What is Negotiation?
The business dictionary definitions of negotiation are a bit daunting:
1. General: Bargaining (give and take) process between two or more parties (each with its own aims, needs, and viewpoints) seeking to discover a common ground and reach an agreement to settle a matter of mutual concern or resolve a conflict. Noun form of the verb negotiate.
2. Banking: Accepting or trading a negotiable instrument.
3. Contracting: Use of any method to award a contract other than sealed bidding.
4. Trading: Process by which a negotiable instrument is transferred from one party (transferor) to another (transferee) by endorsement or delivery. The transferee takes the instrument in good faith, for value, and without notice of any defect in the title of the transferor, and obtains an indefeasible title.
Bargaining, Trading, Contracting Method, Business, Boardroom Discussions etc. That’s what most people conjure in their minds when they think of negotiation. To many negotiation seems daunting.
Negotiation is simply the technical term for discussions or conversations to reach an agreement, whether that agreement is a multi-million dollar deal, how to get your kids to do their homework, or where to meet for dinner.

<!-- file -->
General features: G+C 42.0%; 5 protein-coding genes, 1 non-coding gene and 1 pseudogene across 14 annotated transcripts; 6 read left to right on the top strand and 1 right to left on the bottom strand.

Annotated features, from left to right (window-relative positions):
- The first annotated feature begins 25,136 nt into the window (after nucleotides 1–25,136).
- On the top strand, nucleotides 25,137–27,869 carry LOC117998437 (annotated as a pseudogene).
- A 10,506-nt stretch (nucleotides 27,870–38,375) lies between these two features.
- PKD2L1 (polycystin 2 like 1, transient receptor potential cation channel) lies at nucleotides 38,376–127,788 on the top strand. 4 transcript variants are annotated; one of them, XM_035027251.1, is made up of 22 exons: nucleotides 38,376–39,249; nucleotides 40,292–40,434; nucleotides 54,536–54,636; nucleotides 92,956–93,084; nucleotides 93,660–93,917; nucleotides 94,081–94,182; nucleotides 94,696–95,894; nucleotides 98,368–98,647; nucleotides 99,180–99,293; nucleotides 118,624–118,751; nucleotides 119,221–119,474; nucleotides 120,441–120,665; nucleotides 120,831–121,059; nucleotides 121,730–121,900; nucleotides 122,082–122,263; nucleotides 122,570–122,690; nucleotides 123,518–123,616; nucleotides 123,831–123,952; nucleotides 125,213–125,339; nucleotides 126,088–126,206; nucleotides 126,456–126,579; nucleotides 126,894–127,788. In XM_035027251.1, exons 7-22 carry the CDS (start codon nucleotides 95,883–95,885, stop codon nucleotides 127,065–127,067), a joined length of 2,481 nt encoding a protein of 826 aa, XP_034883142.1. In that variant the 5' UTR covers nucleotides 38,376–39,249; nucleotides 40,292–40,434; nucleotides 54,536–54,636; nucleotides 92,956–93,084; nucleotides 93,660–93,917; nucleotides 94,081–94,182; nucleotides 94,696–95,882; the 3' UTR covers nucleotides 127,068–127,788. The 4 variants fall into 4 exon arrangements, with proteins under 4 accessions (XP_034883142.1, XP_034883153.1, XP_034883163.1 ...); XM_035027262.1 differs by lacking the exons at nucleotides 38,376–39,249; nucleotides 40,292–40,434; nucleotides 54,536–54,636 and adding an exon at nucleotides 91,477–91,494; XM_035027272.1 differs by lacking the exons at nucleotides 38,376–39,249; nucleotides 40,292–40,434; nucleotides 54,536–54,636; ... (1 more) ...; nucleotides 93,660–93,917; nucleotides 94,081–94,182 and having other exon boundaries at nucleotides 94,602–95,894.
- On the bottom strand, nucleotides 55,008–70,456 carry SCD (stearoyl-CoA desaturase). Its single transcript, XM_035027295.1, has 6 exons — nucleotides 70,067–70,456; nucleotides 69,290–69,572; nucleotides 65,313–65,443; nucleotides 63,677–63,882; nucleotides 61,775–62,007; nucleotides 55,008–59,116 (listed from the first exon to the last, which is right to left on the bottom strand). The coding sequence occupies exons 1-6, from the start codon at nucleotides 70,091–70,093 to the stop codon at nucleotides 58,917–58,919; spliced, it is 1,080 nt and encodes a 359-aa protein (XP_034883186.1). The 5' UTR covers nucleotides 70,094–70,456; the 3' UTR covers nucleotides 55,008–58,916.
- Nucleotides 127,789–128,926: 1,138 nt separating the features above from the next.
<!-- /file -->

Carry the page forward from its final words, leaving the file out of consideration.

We negotiate every day of our lives and don’t realize we are using skills to negotiate. However, there are many things we are “leaving on the table.” Things that we could have received a better deal on but didn’t think to ask or felt uncomfortable pushing back when someone is pushing us to agree to something.
For example, say you had an old TV that didn’t work any longer and you found a place online that says they pick up TV’s for free. You call them and the guy asks you to measure it. When you tell him the measurements and he realizes it’s just a small TV. He says he’s going to charge you $10 to pick it up. The website says FREE and that they pay for certain appliances as well. He insists you won’t find a better deal anywhere. What do you do? Many will just accept it and pay the $10. What you should say in that situation is that the website says FREE and why is he charging you when the website not only says free but they actually pay for some types of appliances. Most likely this will result in a free pickup which won’t happen unless you negotiate with the guy.
People normally feel uncomfortable pushing back because it feels confrontational. In a way it is. You are “confronting” an unreasonable offer. All negotiation is simply offer and acceptance or offer and counteroffer. One person makes an offer and you either accept it or make a counteroffer. Getting comfortable making counteroffers is paramount to successful negotiation.
Understanding that negotiation is just a discussion or conversation is the first step to having a strong negotiation foundation.
See you next week!
Eldonna Lewis Fernandez, MSgt USAF Retired